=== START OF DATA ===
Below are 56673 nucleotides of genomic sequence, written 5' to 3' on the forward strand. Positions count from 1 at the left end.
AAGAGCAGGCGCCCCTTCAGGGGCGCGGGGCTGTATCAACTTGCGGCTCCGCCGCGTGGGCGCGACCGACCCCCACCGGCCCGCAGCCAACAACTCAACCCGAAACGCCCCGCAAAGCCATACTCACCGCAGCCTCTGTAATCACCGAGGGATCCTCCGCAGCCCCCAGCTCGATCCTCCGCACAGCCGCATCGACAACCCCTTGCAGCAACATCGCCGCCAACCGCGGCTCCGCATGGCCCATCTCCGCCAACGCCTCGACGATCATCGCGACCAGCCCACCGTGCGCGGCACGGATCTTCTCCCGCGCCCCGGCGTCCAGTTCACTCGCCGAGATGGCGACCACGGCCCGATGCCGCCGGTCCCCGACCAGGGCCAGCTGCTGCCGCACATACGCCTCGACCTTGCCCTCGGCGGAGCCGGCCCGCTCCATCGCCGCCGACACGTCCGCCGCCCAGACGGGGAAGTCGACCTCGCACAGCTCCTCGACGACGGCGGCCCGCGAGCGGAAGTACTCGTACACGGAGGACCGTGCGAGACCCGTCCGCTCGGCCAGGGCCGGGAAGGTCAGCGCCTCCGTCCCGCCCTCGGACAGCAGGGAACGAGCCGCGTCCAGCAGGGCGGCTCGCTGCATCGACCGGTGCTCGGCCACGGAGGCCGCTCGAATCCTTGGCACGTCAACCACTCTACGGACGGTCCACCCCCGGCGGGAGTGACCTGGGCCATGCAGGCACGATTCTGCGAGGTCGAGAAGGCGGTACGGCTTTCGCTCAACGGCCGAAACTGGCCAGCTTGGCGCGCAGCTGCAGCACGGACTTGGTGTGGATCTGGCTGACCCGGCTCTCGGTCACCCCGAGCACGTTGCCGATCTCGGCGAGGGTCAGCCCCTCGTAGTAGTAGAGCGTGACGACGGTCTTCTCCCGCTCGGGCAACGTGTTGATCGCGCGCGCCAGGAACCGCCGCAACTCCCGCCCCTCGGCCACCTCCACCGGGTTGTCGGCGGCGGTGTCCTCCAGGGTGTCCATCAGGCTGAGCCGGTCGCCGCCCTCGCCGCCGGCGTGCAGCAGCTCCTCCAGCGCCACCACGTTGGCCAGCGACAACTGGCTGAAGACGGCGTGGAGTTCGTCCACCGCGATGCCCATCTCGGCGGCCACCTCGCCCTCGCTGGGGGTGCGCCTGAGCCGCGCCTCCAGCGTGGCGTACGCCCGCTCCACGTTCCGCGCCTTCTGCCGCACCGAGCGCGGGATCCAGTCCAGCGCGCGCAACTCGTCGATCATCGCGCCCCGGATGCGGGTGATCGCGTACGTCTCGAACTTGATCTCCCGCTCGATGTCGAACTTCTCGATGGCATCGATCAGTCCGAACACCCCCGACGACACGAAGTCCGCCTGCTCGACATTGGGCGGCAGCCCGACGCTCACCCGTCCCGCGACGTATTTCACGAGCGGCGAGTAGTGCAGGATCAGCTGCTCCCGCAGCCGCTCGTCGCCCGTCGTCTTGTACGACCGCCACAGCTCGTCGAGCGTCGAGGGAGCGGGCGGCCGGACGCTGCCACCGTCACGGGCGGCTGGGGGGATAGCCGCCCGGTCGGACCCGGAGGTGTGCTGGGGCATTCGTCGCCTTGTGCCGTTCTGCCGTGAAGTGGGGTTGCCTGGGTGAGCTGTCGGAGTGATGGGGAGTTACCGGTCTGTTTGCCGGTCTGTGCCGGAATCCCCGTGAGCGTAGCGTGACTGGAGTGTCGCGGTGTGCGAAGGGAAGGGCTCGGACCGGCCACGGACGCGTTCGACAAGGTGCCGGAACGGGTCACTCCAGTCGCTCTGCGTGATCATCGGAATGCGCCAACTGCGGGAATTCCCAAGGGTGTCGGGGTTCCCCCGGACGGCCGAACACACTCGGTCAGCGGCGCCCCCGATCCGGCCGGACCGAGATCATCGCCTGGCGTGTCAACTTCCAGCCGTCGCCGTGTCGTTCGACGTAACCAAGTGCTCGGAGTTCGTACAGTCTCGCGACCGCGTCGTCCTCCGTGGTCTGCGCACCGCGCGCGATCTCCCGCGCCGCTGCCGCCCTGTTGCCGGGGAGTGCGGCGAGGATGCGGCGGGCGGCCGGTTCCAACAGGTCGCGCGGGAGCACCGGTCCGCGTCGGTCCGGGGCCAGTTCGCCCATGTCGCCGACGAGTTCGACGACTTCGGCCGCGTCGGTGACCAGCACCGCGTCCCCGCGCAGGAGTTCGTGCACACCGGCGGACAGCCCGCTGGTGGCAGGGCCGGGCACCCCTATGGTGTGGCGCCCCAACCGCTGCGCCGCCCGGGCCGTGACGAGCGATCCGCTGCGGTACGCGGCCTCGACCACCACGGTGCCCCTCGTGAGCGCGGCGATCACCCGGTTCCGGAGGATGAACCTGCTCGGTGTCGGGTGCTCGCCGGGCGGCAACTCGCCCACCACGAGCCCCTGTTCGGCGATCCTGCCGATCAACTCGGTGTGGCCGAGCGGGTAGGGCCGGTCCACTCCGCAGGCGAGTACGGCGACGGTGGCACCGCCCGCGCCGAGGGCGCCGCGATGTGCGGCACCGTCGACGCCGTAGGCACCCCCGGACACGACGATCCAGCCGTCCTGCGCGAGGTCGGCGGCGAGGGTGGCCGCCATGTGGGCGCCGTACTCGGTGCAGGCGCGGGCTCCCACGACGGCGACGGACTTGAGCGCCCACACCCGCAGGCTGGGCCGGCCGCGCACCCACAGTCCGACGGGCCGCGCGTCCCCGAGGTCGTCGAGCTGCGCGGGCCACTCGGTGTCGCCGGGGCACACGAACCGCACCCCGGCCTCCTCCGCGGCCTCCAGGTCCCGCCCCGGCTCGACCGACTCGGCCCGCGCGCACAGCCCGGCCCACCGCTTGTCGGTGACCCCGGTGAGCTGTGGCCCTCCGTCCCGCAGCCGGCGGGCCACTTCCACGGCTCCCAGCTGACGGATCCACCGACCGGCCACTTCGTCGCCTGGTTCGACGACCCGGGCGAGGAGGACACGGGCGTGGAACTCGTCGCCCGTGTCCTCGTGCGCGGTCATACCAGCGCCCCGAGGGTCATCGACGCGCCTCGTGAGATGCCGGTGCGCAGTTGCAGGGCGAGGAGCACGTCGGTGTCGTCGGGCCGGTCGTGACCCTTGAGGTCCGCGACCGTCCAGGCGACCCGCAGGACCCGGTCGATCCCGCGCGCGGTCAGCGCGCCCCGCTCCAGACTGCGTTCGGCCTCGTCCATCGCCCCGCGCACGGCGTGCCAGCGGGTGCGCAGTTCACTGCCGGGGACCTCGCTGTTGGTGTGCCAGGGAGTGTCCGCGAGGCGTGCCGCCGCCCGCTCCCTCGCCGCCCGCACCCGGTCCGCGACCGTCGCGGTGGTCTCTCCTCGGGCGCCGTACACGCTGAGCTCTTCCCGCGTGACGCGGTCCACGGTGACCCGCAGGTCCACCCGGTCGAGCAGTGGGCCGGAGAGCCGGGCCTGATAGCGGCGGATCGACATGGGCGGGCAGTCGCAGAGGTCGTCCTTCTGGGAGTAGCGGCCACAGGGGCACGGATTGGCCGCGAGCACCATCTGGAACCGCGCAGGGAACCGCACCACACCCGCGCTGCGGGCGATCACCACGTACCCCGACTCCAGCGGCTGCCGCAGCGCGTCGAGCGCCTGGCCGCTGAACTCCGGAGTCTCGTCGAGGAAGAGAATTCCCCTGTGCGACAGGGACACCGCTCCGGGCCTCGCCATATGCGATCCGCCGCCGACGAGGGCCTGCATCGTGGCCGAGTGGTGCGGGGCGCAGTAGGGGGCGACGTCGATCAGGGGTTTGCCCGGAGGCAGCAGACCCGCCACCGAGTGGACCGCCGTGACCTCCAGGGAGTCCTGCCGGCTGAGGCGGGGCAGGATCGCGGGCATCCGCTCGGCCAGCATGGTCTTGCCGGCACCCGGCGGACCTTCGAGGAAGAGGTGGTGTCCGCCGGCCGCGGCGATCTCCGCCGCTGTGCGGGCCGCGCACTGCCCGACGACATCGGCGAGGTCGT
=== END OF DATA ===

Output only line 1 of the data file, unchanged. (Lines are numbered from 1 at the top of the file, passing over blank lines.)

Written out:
Below are 56673 nucleotides of genomic sequence, written 5' to 3' on the forward strand. Positions count from 1 at the left end.